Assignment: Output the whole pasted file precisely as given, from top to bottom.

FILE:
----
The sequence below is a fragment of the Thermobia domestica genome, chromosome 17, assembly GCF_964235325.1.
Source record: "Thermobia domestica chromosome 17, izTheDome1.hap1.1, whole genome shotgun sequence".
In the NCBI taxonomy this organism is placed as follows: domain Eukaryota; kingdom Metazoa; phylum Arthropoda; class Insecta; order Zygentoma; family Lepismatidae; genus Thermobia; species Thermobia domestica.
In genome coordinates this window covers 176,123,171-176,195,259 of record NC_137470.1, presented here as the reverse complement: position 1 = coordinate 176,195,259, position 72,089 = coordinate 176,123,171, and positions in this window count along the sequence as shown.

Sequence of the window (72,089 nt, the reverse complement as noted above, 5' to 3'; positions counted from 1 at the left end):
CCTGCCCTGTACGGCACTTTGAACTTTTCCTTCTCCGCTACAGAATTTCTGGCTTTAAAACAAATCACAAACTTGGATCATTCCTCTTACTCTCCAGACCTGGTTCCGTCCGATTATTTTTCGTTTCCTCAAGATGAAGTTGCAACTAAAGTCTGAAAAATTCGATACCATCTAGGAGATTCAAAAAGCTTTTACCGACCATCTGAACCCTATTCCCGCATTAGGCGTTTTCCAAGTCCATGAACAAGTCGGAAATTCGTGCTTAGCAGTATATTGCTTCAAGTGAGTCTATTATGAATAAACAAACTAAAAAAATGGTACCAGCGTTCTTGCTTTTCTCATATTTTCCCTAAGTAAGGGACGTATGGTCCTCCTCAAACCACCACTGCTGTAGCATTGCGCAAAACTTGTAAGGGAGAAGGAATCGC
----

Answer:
The sequence below is a fragment of the Thermobia domestica genome, chromosome 17, assembly GCF_964235325.1.
Source record: "Thermobia domestica chromosome 17, izTheDome1.hap1.1, whole genome shotgun sequence".
In the NCBI taxonomy this organism is placed as follows: domain Eukaryota; kingdom Metazoa; phylum Arthropoda; class Insecta; order Zygentoma; family Lepismatidae; genus Thermobia; species Thermobia domestica.
In genome coordinates this window covers 176,123,171-176,195,259 of record NC_137470.1, presented here as the reverse complement: position 1 = coordinate 176,195,259, position 72,089 = coordinate 176,123,171, and positions in this window count along the sequence as shown.

Sequence of the window (72,089 nt, the reverse complement as noted above, 5' to 3'; positions counted from 1 at the left end):
CCTGCCCTGTACGGCACTTTGAACTTTTCCTTCTCCGCTACAGAATTTCTGGCTTTAAAACAAATCACAAACTTGGATCATTCCTCTTACTCTCCAGACCTGGTTCCGTCCGATTATTTTTCGTTTCCTCAAGATGAAGTTGCAACTAAAGTCTGAAAAATTCGATACCATCTAGGAGATTCAAAAAGCTTTTACCGACCATCTGAACCCTATTCCCGCATTAGGCGTTTTCCAAGTCCATGAACAAGTCGGAAATTCGTGCTTAGCAGTATATTGCTTCAAGTGAGTCTATTATGAATAAACAAACTAAAAAAATGGTACCAGCGTTCTTGCTTTTCTCATATTTTCCCTAAGTAAGGGACGTATGGTCCTCCTCAAACCACCACTGCTGTAGCATTGCGCAAAACTTGTAAGGGAGAAGGAATCGC